Tuesday, July 29, 2008

Longhouse by 4WD adventure

Go back in time with us to see a traditional Dayak longhouse. Driving the rain muddied roads in comfortable, new 4 WD vehicles, it can take about 6 hours, depending on the weather.

Along the route we stopped at a riverside village where we saw several canoes being built in the traditional way. First, the craftsman finds the right tree and hollows it out, then forms and burnishes the keel, later adding planks to the side. Finally, it is brightly painted.

After our long trip on muddy roads, the longhouse village put on a welcome ceremony, and later sang and danced. Climbing up the notched tree trunk, which serves as the staircase, we found our simple rooms and strung up mosquito nets. The longhouse is made of huge ulin or ironwood posts, and the walls of bark. Power is limited to a few hours at night.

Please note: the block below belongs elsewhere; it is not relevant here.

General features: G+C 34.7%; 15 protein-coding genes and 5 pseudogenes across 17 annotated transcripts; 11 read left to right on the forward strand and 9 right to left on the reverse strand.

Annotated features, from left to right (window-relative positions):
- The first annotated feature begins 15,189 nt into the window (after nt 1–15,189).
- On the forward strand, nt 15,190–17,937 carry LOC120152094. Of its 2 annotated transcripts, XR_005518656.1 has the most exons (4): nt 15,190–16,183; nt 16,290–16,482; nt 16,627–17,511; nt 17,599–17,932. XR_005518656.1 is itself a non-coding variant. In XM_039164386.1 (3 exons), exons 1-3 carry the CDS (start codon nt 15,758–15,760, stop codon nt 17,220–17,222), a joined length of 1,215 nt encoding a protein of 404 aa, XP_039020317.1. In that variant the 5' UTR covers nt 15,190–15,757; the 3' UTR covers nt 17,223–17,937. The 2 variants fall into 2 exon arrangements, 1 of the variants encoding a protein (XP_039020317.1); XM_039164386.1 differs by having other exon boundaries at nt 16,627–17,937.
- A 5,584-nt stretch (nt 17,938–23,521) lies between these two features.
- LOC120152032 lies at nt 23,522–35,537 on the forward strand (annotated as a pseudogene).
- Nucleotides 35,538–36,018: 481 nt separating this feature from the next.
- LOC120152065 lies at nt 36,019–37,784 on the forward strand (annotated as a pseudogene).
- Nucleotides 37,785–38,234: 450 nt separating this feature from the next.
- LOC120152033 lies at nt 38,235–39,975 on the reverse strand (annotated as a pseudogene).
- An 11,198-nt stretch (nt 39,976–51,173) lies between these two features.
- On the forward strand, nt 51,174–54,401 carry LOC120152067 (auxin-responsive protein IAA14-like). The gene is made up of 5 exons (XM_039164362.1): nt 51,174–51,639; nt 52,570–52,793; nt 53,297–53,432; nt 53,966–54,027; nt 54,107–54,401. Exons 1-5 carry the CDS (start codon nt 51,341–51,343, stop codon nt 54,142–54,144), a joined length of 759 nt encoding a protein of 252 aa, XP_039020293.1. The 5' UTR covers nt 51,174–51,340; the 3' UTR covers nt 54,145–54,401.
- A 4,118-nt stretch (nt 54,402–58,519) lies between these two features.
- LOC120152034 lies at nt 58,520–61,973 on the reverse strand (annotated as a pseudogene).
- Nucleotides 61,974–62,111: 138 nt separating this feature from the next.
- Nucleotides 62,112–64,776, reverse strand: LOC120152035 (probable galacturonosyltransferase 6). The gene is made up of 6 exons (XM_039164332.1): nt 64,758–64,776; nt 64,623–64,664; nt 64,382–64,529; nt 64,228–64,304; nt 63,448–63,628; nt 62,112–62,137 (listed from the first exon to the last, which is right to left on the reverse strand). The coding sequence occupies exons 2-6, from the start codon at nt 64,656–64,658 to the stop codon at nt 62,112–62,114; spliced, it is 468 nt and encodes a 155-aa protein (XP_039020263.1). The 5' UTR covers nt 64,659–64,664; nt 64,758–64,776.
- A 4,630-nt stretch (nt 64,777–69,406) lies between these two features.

While our cook prepared supper, we enjoyed animated conversations with the local people, keen to get to know more about their guests.

Early morning our local guide arranged a trek through a rubber jungle, including wading through peat coloured streams, and watching as the latex oozed out of the bark into bamboo sections.

Exploring the village's outstanding carvings and sandungs, or bone houses, and then visiting the kaharingan, or traditional religion temple, was a unique experience. Invited by locals to attend a ceremony to send some children off to the capital for higher education, we had truly engaged in their lives.

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